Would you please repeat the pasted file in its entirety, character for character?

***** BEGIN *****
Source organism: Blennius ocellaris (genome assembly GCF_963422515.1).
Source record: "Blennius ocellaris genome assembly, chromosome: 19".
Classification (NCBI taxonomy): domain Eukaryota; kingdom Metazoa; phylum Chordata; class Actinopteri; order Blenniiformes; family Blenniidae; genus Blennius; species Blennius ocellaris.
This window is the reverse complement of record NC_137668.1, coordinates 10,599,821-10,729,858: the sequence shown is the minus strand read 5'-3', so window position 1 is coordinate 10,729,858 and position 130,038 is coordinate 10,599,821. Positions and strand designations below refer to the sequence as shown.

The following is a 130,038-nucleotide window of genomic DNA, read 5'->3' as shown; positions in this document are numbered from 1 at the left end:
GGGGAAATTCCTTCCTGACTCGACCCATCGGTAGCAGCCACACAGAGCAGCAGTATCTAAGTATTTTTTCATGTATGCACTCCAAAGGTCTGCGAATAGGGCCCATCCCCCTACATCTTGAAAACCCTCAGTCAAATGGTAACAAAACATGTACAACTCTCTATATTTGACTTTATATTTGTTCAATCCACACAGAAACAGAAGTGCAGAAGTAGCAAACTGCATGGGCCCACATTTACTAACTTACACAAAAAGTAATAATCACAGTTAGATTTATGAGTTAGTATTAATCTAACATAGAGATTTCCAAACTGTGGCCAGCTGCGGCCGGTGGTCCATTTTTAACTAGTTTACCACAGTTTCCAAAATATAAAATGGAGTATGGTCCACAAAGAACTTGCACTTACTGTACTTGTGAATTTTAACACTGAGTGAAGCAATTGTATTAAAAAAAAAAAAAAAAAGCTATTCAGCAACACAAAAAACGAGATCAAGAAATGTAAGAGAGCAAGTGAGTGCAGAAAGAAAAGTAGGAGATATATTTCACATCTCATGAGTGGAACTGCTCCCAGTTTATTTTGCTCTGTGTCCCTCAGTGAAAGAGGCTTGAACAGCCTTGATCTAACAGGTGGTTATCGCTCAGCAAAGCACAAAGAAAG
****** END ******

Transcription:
Source organism: Blennius ocellaris (genome assembly GCF_963422515.1).
Source record: "Blennius ocellaris genome assembly, chromosome: 19".
Classification (NCBI taxonomy): domain Eukaryota; kingdom Metazoa; phylum Chordata; class Actinopteri; order Blenniiformes; family Blenniidae; genus Blennius; species Blennius ocellaris.
This window is the reverse complement of record NC_137668.1, coordinates 10,599,821-10,729,858: the sequence shown is the minus strand read 5'-3', so window position 1 is coordinate 10,729,858 and position 130,038 is coordinate 10,599,821. Positions and strand designations below refer to the sequence as shown.

The following is a 130,038-nucleotide window of genomic DNA, read 5'->3' as shown; positions in this document are numbered from 1 at the left end:
GGGGAAATTCCTTCCTGACTCGACCCATCGGTAGCAGCCACACAGAGCAGCAGTATCTAAGTATTTTTTCATGTATGCACTCCAAAGGTCTGCGAATAGGGCCCATCCCCCTACATCTTGAAAACCCTCAGTCAAATGGTAACAAAACATGTACAACTCTCTATATTTGACTTTATATTTGTTCAATCCACACAGAAACAGAAGTGCAGAAGTAGCAAACTGCATGGGCCCACATTTACTAACTTACACAAAAAGTAATAATCACAGTTAGATTTATGAGTTAGTATTAATCTAACATAGAGATTTCCAAACTGTGGCCAGCTGCGGCCGGTGGTCCATTTTTAACTAGTTTACCACAGTTTCCAAAATATAAAATGGAGTATGGTCCACAAAGAACTTGCACTTACTGTACTTGTGAATTTTAACACTGAGTGAAGCAATTGTATTAAAAAAAAAAAAAAAAAGCTATTCAGCAACACAAAAAACGAGATCAAGAAATGTAAGAGAGCAAGTGAGTGCAGAAAGAAAAGTAGGAGATATATTTCACATCTCATGAGTGGAACTGCTCCCAGTTTATTTTGCTCTGTGTCCCTCAGTGAAAGAGGCTTGAACAGCCTTGATCTAACAGGTGGTTATCGCTCAGCAAAGCACAAAGAAAG